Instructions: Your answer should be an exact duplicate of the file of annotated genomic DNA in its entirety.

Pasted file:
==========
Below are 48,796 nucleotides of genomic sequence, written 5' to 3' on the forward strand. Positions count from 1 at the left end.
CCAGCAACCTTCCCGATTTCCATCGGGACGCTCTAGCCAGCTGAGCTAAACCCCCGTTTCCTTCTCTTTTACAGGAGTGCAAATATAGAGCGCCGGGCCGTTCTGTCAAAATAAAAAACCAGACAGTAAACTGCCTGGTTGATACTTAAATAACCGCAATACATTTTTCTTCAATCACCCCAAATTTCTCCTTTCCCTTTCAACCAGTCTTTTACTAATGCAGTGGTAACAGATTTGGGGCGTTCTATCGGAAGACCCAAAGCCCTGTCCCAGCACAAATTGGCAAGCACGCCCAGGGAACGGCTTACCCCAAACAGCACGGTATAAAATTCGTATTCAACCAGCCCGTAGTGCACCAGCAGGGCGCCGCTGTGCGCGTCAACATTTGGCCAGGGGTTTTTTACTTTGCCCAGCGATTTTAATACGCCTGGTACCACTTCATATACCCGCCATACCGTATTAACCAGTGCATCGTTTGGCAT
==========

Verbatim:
Below are 48,796 nucleotides of genomic sequence, written 5' to 3' on the forward strand. Positions count from 1 at the left end.
CCAGCAACCTTCCCGATTTCCATCGGGACGCTCTAGCCAGCTGAGCTAAACCCCCGTTTCCTTCTCTTTTACAGGAGTGCAAATATAGAGCGCCGGGCCGTTCTGTCAAAATAAAAAACCAGACAGTAAACTGCCTGGTTGATACTTAAATAACCGCAATACATTTTTCTTCAATCACCCCAAATTTCTCCTTTCCCTTTCAACCAGTCTTTTACTAATGCAGTGGTAACAGATTTGGGGCGTTCTATCGGAAGACCCAAAGCCCTGTCCCAGCACAAATTGGCAAGCACGCCCAGGGAACGGCTTACCCCAAACAGCACGGTATAAAATTCGTATTCAACCAGCCCGTAGTGCACCAGCAGGGCGCCGCTGTGCGCGTCAACATTTGGCCAGGGGTTTTTTACTTTGCCCAGCGATTTTAATACGCCTGGTACCACTTCATATACCCGCCATACCGTATTAACCAGTGCATCGTTTGGCAT